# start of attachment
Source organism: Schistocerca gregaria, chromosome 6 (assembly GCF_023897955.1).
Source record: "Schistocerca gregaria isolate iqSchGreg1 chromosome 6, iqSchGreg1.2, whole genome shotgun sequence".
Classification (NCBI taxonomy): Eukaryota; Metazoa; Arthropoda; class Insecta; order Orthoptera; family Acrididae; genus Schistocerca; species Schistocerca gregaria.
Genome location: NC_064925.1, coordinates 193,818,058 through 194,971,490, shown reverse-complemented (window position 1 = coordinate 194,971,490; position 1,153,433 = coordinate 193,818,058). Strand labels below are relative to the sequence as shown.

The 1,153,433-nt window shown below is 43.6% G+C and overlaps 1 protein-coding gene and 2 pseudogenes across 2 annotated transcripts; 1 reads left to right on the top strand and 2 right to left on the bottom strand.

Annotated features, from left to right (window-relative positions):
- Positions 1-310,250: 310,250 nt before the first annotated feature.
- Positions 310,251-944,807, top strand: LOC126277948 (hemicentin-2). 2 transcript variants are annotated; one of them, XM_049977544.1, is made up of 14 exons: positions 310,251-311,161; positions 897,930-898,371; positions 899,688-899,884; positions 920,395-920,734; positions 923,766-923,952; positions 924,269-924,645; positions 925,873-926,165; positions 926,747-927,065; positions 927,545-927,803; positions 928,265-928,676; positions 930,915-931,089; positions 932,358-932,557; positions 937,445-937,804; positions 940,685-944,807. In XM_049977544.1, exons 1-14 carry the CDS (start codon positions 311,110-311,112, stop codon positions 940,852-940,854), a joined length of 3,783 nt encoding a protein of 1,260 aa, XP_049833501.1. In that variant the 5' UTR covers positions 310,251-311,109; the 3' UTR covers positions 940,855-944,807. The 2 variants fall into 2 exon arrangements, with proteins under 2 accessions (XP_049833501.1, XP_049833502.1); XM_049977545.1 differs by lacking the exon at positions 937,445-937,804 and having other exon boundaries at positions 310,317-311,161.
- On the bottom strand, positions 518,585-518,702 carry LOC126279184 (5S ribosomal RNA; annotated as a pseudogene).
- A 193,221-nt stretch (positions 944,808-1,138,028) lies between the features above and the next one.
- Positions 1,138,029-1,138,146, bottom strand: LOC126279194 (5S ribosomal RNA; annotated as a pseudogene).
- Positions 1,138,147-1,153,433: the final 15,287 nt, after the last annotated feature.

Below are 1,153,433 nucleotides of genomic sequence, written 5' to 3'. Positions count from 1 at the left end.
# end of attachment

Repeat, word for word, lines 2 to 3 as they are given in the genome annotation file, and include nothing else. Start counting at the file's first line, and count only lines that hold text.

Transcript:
Source record: "Schistocerca gregaria isolate iqSchGreg1 chromosome 6, iqSchGreg1.2, whole genome shotgun sequence".
Classification (NCBI taxonomy): Eukaryota; Metazoa; Arthropoda; class Insecta; order Orthoptera; family Acrididae; genus Schistocerca; species Schistocerca gregaria.